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We’ve all enjoyed another season of new games and gadgets. But how many of them made sense when they came out of the box? Who spent Christmas cursing a set of abysmally confusing instructions?

Your gadgets come from China; your instructions should be home-grown

Duff instructions are common. Social media is full of examples mistranslated from another language. The extract above is a translation from Japanese for the game Tokyo Highway that we played (and enjoyed) over Christmas. The instructions do make sense, but you have to read them two or three times to be absolutely sure.

Ikea solved its multinational language problem long ago through the use of wordless cartoon characters – bullet-headed, hex-key-wielding builders of bookcases, floor lamps, and guestroom furniture. In their 2D world, every flatpack project goes together first time.

Gadget-making is for techies; instruction-writing is for writers

Instructions written in English are just as likely to get you scratching your head. They’re wordy and ambiguous, they miss steps out, there’s no context or step-by-step logic, they name components inconsistently. That’s because the writers of instructions are the people who know the game or gadget best — the people who designed it. They’re so wrapped up in their technological know-how, they struggle to put themselves in the shoes of a newcomer. Also, techies are not known for their communication skills.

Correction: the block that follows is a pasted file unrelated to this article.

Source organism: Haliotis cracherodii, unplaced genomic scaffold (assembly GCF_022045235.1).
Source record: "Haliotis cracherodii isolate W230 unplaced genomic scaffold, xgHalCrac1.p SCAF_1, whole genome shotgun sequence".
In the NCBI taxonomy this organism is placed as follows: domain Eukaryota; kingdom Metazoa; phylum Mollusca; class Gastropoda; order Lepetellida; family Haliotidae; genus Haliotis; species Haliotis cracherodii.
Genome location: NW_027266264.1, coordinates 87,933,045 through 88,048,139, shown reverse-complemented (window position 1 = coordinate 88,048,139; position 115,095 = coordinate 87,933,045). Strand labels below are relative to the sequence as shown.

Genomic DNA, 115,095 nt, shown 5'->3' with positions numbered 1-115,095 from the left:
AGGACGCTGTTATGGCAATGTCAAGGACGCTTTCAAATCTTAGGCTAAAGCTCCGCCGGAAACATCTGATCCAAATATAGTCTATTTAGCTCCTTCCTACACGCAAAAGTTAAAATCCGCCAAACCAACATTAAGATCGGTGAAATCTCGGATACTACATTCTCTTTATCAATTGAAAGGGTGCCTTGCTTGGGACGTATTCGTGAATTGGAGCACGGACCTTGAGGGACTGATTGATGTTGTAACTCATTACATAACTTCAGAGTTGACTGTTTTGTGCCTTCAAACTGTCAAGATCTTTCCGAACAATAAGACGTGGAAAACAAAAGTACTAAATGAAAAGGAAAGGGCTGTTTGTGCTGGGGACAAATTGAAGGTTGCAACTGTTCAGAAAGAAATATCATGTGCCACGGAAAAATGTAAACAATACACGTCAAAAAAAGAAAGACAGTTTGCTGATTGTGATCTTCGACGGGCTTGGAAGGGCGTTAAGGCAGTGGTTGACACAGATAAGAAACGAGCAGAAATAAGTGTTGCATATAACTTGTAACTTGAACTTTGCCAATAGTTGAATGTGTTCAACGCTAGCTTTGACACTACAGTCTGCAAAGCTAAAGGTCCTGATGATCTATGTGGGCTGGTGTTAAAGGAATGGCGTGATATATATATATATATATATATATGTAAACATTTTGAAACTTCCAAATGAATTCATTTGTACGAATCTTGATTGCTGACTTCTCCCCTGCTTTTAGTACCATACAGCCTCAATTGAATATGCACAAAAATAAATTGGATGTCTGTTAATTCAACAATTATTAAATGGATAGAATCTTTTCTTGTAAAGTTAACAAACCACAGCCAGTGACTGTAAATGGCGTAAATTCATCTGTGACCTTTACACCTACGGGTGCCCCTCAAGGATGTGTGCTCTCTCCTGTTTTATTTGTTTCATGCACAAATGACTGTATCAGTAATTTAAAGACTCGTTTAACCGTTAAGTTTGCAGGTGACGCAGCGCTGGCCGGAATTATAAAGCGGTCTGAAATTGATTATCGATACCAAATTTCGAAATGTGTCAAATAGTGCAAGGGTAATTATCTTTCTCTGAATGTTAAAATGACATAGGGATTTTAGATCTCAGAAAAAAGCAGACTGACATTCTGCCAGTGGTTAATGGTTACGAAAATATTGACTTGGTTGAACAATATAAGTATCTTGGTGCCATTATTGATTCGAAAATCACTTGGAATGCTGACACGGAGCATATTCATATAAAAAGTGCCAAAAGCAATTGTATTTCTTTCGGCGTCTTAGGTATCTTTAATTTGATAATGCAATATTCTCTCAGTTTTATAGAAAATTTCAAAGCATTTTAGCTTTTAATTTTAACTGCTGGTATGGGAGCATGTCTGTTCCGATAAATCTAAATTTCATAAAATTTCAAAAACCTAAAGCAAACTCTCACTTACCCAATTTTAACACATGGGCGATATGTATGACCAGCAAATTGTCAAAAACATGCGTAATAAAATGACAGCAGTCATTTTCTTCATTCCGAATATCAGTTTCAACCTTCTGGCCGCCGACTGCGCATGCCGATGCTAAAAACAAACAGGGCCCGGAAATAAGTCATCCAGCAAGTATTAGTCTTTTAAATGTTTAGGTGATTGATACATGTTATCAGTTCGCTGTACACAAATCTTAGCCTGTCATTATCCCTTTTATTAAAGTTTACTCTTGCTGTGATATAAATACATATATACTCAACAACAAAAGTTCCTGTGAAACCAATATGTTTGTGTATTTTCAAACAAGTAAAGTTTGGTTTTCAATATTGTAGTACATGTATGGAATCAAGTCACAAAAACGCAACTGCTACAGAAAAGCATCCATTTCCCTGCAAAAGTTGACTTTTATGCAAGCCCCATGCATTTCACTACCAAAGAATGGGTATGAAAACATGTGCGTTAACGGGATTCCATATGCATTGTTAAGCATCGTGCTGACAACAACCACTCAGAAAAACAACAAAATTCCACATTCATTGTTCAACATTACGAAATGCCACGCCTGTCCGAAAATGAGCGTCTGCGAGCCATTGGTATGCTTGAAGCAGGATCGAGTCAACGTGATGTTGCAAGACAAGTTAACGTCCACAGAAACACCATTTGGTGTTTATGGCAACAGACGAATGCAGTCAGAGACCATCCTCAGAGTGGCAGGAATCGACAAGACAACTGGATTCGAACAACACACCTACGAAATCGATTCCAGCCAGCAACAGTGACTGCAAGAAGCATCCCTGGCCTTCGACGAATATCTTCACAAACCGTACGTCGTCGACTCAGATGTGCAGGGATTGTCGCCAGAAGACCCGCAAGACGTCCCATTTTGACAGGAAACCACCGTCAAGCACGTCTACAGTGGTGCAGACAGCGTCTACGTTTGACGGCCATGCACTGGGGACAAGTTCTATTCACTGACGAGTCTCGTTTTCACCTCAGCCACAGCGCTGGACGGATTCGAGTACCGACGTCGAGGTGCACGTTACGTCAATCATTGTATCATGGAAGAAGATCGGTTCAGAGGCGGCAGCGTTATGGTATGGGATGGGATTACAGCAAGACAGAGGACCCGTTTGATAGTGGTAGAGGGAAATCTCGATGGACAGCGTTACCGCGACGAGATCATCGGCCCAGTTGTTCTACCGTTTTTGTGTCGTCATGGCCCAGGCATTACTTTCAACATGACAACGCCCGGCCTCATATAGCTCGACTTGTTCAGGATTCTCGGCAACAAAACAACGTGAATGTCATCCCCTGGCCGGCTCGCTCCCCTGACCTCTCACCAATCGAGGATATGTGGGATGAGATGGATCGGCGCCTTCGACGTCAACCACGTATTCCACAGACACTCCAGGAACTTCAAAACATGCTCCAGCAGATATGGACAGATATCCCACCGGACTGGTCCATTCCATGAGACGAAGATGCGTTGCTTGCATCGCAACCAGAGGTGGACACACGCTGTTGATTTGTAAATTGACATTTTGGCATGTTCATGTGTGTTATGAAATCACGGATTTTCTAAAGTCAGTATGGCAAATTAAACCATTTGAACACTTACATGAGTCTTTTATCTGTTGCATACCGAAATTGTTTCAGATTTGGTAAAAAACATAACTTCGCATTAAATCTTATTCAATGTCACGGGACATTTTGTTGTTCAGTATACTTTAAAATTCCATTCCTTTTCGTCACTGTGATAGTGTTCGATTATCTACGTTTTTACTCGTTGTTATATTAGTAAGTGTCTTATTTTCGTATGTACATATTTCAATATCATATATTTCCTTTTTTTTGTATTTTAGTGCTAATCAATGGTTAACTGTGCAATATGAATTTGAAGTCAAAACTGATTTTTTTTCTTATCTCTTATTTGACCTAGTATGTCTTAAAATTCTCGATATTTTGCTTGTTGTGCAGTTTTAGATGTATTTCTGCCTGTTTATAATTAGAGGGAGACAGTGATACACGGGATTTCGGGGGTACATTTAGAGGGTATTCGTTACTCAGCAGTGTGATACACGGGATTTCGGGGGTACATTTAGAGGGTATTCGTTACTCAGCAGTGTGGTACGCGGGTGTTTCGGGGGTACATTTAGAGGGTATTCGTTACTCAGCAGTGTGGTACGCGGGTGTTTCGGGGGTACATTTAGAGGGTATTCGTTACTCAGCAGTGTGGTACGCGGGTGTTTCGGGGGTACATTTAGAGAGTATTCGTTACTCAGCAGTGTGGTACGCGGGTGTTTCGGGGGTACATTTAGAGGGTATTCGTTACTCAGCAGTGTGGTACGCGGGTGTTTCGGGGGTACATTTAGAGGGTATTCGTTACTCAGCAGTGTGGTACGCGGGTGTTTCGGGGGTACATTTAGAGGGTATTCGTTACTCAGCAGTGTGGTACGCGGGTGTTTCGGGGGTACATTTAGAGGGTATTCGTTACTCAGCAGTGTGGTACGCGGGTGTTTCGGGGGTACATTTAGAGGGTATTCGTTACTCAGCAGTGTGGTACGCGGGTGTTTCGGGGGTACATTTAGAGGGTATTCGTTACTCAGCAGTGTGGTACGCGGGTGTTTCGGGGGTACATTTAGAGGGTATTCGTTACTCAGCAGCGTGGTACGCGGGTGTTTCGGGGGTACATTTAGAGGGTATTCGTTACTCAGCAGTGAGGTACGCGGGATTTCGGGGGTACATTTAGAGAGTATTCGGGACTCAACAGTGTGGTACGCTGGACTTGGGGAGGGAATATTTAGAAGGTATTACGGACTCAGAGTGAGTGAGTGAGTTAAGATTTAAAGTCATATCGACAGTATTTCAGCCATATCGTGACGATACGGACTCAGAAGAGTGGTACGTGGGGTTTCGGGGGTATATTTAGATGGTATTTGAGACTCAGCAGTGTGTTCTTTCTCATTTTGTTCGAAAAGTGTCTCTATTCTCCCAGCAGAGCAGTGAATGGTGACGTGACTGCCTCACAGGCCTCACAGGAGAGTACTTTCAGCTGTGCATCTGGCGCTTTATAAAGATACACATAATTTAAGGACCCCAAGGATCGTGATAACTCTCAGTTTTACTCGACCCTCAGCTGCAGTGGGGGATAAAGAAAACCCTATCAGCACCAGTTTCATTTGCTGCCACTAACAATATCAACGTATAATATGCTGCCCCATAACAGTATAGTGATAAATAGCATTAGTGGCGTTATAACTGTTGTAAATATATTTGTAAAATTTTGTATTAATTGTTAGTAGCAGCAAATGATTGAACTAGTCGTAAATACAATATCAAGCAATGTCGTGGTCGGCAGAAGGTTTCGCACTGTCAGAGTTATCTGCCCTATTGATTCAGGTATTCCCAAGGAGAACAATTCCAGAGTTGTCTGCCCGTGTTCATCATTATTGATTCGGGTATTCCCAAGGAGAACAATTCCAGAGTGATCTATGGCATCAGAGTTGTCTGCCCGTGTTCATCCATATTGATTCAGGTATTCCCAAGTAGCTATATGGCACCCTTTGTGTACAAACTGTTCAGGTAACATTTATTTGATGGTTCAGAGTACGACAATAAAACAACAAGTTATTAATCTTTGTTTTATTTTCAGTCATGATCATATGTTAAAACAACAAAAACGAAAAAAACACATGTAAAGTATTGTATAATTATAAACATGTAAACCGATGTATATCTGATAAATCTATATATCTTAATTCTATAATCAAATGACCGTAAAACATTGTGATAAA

Many years ago we wrote the assembly instructions for a range of Finnish log cabins. We never saw a cabin or touched a single log. Instead we worked with a CAD illustrator who assembled the cabins digitally. Since we could see where each component went, we were able to weed out the errors in the Finnish source materials. As a result our English-language versions were better than the Finnish originals.

That’s the key to instruction writing – working it out for yourself and then passing on your new-found knowledge to other complete beginners. You keep it brief where the steps are obvious, add more detail where there are complications.

If you think your customers deserve an easy, let’s-get-it-working-first-time set of instructions for your products, you should be talking to a freelance copywriter. The time your writer puts in will pay for itself many times over. You’ll have happier customers and far fewer irate calls to your customer-care team.

For examples of instructions written by Text Wizard Copywriting, see:

Holts Tyreweld

Bushboard

Finnforest

Wimbledon Driving School

For fun, you can also download an ultra-short set of instructions for winning at solitaire (pdf 64KB).

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